Sometimes we are caught up in the dilemma of determining who we should offer help to. This is especially true when it involves a friend who supposedly hasn't been of any help to us and an acquaintance who had helped us in a difficult situation.
But when questions like this come to mind, one can't help but wonder, is the person in question our friend? Isn’t the person who helped us when we were in need more deserving of the title, “friend”, rather than the other person we’ve known for a while?
Merriam-Webster dictionary defines a friend as, "a person who HELPS or SUPPORTS someone or something."
A friend is someone who we know and can trust. We expect them to be there for us at all times, therefore they would also expect us to be there for them in their time of need.
Friendship runs way beyond sharing a bottle of drink and going on luxury vacations together. The real essence of a friendship is to support and help each member of the relationship.
Unfortunately, the word "friendship" has been misunderstood in recent times, and every acquaintance is now regarded as a friend.
A friend who cannot help in a time of need (especially when he/she is capable of helping) is not really a friend. And such relationships should be considered unhealthy.
In order to make things clearer, let’s examine what a "good" and a "fake" friend really look like.
When you are passing through difficult times, it is always comforting to know that you have someone who stands right by you all through that time.
Good friends are always supportive and always ready to help in whatever capacity that they can. They are there for you no matter what.
Being trustworthy is an important trait for a good friend.
During times of difficulty, friends need others with who they can confide and are sure that their secrets are safe with them. When a friend can not keep your information private, then that's a red flag!
A good friend is totally honest and open.
They don't lie or try to manipulate you in order to get you to do what they want. Keeping things from a friend or doing things behind their back that they may later find out about is not a quality of a good friend.
It is important to have someone who accepts you, loves you the way you are, and doesn't judge you.
They may not agree with your decision or actions all the time, but they honestly air their opinions or thoughts respectfully.
Being in a healthy friendship requires trust, honesty, and equal participation and contributions from both parties, or else it becomes one-sided, and consequently unhealthy.
If you dread being around them, and are always watchful of what you say or do to avoid triggering them or having them start another drama; then you might be in an unhealthy friendship.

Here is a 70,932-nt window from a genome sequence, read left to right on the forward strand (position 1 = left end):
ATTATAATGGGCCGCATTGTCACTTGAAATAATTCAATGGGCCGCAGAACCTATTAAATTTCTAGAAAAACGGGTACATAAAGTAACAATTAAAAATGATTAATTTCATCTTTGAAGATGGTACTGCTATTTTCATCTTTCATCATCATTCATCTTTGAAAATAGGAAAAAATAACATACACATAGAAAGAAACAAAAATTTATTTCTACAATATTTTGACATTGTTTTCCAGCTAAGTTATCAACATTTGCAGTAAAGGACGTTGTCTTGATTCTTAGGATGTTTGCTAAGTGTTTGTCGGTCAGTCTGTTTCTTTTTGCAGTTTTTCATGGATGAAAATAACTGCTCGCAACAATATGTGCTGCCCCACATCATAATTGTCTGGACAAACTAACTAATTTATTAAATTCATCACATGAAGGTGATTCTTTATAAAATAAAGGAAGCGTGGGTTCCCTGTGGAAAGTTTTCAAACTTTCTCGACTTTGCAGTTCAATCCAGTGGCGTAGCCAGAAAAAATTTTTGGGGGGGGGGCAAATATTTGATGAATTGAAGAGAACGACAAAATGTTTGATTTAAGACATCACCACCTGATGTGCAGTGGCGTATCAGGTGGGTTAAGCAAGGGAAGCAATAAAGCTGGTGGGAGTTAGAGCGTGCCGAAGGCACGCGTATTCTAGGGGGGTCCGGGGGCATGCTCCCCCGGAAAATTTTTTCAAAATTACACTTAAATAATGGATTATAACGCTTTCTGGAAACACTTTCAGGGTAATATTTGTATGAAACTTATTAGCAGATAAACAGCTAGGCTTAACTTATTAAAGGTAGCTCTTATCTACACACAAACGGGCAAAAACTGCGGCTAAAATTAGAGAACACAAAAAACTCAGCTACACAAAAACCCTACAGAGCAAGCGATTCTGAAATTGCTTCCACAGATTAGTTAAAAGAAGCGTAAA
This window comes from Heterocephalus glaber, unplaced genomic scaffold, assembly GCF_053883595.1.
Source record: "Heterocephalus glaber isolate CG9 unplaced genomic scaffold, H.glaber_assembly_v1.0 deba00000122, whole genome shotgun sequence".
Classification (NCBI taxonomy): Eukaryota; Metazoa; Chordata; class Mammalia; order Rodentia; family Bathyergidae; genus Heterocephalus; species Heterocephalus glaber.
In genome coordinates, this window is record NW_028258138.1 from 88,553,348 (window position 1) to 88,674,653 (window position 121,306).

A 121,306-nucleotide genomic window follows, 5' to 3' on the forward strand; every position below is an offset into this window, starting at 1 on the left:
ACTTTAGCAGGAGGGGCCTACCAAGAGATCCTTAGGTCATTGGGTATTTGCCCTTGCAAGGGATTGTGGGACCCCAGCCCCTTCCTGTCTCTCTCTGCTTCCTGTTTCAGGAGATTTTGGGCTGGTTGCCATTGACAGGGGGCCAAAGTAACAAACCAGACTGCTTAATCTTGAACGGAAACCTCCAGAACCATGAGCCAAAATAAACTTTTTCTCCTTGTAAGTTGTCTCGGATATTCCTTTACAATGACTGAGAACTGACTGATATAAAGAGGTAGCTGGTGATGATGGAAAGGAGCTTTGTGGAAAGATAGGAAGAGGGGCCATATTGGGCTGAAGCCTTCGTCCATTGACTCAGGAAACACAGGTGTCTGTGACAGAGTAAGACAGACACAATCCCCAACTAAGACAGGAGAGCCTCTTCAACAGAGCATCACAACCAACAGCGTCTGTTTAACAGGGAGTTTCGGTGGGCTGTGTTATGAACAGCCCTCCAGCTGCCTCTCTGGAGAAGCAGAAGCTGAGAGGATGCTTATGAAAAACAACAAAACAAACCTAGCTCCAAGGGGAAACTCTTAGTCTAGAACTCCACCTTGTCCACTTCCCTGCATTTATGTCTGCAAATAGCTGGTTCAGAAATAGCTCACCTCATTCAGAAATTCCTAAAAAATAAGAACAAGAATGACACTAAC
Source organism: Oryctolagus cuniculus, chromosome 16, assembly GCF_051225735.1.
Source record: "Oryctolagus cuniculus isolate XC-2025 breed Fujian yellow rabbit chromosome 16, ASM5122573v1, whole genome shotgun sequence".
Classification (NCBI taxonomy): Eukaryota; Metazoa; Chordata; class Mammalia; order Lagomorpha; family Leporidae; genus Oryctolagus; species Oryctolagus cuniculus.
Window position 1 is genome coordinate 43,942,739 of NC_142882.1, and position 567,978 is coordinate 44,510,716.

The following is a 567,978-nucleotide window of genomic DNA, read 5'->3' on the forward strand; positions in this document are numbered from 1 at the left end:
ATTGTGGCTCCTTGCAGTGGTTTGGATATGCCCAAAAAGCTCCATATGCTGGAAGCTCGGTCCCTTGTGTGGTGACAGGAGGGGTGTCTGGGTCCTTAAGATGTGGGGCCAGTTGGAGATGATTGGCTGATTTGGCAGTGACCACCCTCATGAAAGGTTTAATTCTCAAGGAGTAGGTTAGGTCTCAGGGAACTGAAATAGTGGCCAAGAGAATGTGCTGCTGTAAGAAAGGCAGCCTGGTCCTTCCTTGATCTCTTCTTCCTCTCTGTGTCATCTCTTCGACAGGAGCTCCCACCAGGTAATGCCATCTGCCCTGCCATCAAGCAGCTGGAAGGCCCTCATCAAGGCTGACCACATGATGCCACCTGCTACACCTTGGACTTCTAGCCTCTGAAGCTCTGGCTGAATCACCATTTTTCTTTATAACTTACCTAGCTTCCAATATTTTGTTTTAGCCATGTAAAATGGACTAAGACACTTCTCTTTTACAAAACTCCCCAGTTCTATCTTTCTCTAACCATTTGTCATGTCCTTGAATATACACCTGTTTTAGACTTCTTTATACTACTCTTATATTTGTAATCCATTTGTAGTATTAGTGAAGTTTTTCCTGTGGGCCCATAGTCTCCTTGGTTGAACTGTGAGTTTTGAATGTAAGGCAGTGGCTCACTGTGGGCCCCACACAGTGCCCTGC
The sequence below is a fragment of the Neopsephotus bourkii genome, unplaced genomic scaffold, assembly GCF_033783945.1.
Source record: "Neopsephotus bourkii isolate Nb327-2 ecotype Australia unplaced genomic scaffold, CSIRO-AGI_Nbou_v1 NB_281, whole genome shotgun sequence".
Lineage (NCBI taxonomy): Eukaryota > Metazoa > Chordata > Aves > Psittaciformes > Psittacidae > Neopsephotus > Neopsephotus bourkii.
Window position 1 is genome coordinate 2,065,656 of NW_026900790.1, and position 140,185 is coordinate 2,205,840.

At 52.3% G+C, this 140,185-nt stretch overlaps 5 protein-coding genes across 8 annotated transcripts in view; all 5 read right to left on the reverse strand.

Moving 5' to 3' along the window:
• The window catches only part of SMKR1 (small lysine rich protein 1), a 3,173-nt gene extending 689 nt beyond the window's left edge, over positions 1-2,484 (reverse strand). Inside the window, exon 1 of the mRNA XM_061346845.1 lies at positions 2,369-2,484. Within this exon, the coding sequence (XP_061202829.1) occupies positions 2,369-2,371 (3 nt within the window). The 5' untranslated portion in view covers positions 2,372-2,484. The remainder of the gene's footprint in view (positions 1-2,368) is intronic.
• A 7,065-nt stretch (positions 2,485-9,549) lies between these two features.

Friendship is there to help you relax and drop your defenses, not make you stressed and fearful.
If you fear your friends might betray you – so that you keep secrets from them, or fear they are keeping secrets from you – you might be in an unhealthy friendship.
You should be able to know (or at least understand) your friends enough to know that they would act in your best interest, whether you are around or not.
If you feel a deep sense of isolation instead of companionship in the relationship, it might be a sign your friendship is fake.
Maybe they don’t visit, or there is always an excuse when you need their company.
If a friend won’t help you in times of need, especially when they are capable of doing so, it is a red flag.
You should be able to go out of your way for friends and also get that from them in return.
If friends do not know when to stop – if they keep intruding into your private and family affairs – like setting up dates, applying for jobs, talking to your spouse on your behalf, or setting you up for something you are not ready for or are always demanding you do their “duty” for them, then the friendship might be toxic.
If your friend(s) sees you as a competition, and would rather win than see you win then it is a red flag.
Friends should cheer you on when you succeed, not get jealous or bitter.
“My fake plants died because I did not pretend to water them.” – Mitch Hedberg
A lot of unhealthy relationships – included unrequited friendships – persist because we keep fueling them.
We need to constantly remind ourselves that it is okay to move on in a friendship that has become parasitic instead of mutual.
When relationships become parasitic or one-sided, and the person on the giving side fails to identify that the lifespan of the union has long overdue, they suffer the brunt of the failed friendship.
It is important we identify a friendship that is dying, and amicably end it before it comes toxic.
Most people fail to recognize this, hence they hold on to relationships that are long dead, and then they feel used, betrayed, or neglected.
If someone is truly your friend, then they are also your helpers (at least when the ball is in their court), hence helping a friend isn't a matter of choice, it's the very core of the entire relationship, it is the heartbeat of friendship, and it is the foundation of the friendship.